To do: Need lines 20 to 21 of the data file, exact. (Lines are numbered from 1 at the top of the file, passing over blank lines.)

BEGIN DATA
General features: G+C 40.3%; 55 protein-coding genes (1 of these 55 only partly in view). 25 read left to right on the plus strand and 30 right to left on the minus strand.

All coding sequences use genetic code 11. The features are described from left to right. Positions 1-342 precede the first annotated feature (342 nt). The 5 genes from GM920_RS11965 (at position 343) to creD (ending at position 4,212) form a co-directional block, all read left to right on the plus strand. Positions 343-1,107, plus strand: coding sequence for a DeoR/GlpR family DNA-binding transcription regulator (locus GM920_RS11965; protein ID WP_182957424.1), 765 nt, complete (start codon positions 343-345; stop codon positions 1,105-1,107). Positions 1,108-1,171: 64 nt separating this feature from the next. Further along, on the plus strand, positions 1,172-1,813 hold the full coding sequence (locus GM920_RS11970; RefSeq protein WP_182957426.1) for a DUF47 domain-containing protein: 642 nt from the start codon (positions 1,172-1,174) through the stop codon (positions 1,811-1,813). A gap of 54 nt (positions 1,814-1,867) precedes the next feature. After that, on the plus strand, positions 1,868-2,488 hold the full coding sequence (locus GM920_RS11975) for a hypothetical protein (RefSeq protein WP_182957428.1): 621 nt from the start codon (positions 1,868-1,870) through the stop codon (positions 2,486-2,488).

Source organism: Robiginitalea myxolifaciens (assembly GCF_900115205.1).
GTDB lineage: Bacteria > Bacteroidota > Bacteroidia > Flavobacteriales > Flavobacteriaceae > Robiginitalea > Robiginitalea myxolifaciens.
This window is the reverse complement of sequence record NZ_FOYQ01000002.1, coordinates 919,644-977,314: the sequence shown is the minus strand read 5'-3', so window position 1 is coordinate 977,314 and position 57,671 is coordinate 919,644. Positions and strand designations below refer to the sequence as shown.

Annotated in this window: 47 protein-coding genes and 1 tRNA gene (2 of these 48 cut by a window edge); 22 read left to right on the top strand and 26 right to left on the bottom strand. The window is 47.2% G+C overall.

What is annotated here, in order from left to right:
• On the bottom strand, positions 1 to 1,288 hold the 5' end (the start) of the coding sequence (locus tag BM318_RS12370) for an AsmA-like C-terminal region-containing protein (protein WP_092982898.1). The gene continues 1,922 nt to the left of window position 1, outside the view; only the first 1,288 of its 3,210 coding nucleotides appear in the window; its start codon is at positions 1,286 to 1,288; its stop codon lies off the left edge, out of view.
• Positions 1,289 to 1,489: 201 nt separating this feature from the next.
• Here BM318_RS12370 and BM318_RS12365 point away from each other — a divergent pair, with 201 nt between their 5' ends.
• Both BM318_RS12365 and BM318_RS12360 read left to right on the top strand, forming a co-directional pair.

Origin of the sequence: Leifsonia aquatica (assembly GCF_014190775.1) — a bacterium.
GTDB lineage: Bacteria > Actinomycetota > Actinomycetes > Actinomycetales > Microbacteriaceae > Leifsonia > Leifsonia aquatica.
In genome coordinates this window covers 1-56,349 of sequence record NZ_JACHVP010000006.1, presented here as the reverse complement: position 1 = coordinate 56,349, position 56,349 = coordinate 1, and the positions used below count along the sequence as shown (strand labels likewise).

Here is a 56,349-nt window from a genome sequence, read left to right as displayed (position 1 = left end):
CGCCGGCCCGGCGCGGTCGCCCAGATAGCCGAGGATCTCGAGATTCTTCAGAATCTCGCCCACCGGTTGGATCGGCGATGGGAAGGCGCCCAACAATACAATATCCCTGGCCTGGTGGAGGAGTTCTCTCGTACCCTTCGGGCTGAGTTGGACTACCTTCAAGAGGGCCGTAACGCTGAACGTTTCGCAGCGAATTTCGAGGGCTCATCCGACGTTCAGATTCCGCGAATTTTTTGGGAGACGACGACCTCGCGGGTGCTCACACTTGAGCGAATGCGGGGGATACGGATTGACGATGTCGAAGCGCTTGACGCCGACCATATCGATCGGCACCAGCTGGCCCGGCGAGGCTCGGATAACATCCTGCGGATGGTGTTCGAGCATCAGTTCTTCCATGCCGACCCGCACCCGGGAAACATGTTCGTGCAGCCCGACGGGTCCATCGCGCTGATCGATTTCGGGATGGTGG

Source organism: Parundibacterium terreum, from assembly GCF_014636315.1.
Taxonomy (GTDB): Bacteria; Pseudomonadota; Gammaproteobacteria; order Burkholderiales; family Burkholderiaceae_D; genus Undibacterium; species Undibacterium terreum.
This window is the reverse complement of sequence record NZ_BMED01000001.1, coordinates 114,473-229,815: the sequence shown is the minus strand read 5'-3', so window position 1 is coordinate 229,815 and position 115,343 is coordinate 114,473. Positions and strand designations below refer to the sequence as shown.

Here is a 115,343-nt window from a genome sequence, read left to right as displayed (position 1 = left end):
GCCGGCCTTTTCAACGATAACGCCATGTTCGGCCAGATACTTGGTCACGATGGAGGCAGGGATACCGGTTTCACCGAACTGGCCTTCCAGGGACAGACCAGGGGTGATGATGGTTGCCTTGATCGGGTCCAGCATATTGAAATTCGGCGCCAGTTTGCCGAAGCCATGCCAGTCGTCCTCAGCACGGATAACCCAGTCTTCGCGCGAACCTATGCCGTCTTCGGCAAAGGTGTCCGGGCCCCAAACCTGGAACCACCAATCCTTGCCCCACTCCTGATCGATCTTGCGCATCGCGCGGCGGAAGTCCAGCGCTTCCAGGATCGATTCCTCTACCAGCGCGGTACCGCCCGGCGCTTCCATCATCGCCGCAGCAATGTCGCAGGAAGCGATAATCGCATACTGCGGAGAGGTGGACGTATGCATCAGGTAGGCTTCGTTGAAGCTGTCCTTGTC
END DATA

Here is a 115,343-nt window from a genome sequence, read left to right as displayed (position 1 = left end):
GCCGGCCTTTTCAACGATAACGCCATGTTCGGCCAGATACTTGGTCACGATGGAGGCAGGGATACCGGTTTCACCGAACTGGCCTTCCAGGGACAGACCAGGGGTGATGATGGTTGCCTTGATCGGGTCCAGCATATTGAAATTCGGCGCCAGTTTGCCGAAGCCATGCCAGTCGTCCTCAGCACGGATAACCCAGTCTTCGCGCGAACCTATGCCGTCTTCGGCAAAGGTGTCCGGGCCCCAAACCTGGAACCACCAATCCTTGCCCCACTCCTGATCGATCTTGCGCATCGCGCGGCGGAAGTCCAGCGCTTCCAGGATCGATTCCTCTACCAGCGCGGTACCGCCCGGCGCTTCCATCATCGCCGCAGCAATGTCGCAGGAAGCGATAATCGCATACTGCGGAGAGGTGGACGTATGCATCAGGTAGGCTTCGTTGAAGCTGTCCTTGTC